detention for you, jenny craig
Australian comedian, Wendy Harmer has been approached (more than once) by diet giant Jenny Craig to star in their campaigns. This made her embarrassed and not a little offended. What made her feel even worse though, was the news that a Jenny Craig representative was invited (as part of a group of other invitees) to give a talk to Australian school students. Australian female school students.
What. The. Fuck.
Isn’t it enough that companies like Jenny Craig have already set up shop in the plus size departments in stores in some states (if it reaches Brisbane, I will not be shopping in the departments stores here), but now they have to invade our schools? Warping young girls and their minds?
We’re all already influenced by outside media and our peers. We can’t escape it, even as adults. We’re swimming in it. And we’re the ones who are supposed to be above it all, not impressionable in the slightest. As if.
As a pre-teen and teenager, I was mostly influenced by fashion magazines and my friend group. I thought I was humongous, a complete beast. I was down to eating, literally, an apple a day and hiding it from my family. I can’t imagine how much worse I would be if I also had the addition of a large, adult (respect your elders, your elders know better, adults know all, they’re the authority figures, they would never lie) company watching my every move, deciding what was “good” and “bad” to put into my mouth.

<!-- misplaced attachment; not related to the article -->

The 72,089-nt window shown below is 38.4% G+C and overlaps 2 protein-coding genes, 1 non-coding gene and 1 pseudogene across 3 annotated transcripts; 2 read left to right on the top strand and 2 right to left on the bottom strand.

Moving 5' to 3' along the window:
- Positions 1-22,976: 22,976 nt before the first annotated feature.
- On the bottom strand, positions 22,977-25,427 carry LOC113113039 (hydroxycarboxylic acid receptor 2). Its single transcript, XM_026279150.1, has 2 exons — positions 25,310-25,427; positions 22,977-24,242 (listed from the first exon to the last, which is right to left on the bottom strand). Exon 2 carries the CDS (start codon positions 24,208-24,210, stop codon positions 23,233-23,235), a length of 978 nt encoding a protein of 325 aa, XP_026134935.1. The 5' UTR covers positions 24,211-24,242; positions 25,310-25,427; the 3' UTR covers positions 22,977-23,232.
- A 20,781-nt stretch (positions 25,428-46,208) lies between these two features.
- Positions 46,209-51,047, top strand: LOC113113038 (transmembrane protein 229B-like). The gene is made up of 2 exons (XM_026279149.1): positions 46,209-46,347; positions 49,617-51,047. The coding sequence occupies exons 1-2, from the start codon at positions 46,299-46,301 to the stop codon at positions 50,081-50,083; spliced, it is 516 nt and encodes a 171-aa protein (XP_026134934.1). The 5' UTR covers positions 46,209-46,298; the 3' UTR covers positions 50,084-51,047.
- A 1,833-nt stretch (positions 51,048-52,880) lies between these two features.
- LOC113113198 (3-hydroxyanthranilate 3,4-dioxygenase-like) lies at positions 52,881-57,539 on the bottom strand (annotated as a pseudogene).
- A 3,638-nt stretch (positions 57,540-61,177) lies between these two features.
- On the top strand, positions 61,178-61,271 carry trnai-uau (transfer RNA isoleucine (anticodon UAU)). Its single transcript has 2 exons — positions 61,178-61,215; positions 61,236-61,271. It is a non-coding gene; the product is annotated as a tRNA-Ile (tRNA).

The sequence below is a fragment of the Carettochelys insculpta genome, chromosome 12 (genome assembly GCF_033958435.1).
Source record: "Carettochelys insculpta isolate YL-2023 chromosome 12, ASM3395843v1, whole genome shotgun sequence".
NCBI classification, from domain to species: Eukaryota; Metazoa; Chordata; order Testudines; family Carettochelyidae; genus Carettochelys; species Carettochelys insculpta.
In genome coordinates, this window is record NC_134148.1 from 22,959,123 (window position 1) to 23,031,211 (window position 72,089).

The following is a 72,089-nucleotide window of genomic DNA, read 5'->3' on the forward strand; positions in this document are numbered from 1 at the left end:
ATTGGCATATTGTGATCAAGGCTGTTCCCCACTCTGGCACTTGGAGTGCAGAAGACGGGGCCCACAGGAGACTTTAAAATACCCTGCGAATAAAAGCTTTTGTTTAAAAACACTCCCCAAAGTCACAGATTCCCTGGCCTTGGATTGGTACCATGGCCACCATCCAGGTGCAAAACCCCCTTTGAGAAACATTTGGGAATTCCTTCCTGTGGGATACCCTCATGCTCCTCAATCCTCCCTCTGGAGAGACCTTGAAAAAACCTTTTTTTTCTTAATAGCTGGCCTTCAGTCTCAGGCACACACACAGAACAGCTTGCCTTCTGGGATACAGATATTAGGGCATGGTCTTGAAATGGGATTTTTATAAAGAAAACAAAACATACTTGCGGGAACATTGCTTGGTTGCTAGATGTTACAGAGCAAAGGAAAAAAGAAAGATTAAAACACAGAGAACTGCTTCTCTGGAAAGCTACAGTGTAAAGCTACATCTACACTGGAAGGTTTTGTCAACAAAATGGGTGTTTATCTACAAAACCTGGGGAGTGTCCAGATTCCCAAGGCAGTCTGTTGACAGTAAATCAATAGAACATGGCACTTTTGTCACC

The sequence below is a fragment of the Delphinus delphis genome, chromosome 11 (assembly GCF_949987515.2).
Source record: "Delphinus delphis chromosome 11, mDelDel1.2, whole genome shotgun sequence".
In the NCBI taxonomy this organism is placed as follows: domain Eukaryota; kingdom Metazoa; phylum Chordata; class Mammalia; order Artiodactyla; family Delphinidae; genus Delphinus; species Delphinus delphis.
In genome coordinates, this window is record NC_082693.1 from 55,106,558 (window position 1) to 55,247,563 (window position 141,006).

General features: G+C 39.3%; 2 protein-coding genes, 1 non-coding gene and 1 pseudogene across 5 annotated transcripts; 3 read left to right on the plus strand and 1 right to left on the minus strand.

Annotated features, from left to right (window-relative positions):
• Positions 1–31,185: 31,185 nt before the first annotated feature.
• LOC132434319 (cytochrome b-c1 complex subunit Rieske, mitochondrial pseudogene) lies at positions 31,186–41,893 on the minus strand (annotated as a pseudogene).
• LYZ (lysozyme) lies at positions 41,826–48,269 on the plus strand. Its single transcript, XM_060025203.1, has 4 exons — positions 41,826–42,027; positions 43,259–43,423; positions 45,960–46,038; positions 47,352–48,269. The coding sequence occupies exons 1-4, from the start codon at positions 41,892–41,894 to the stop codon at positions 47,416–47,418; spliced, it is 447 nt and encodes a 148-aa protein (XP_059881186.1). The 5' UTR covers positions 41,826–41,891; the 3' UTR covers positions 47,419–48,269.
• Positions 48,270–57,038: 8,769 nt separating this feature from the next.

I’ve spoken before about the rep my sister saw who co-opted that Kate Moss quote, “Nothing tastes as good as skinny feels” (really? Not even a peanut butter cup? Dark chocolate with cardamom?). My sister believed this wholly at the age of 23. How much worse would it have been at the age of 13?
I’m glad that a petition was started to protest a representative coming out to speak at the school. I’m glad it was signed by over 1000 people. I can’t believe the idea was even put into motion in the first place, but I guess I’m not entirely surprised by it either. Marketing for absolutely everything starts young (think of the commercials played during the day on television solely aimed at stay-at-home mothers and children that are too young for school) and continues on through the rest of our lives. How are we ever expected to fight it when it is everywhere, and particularly when it’s invited in? If adults can’t fight it, how do we expect children to?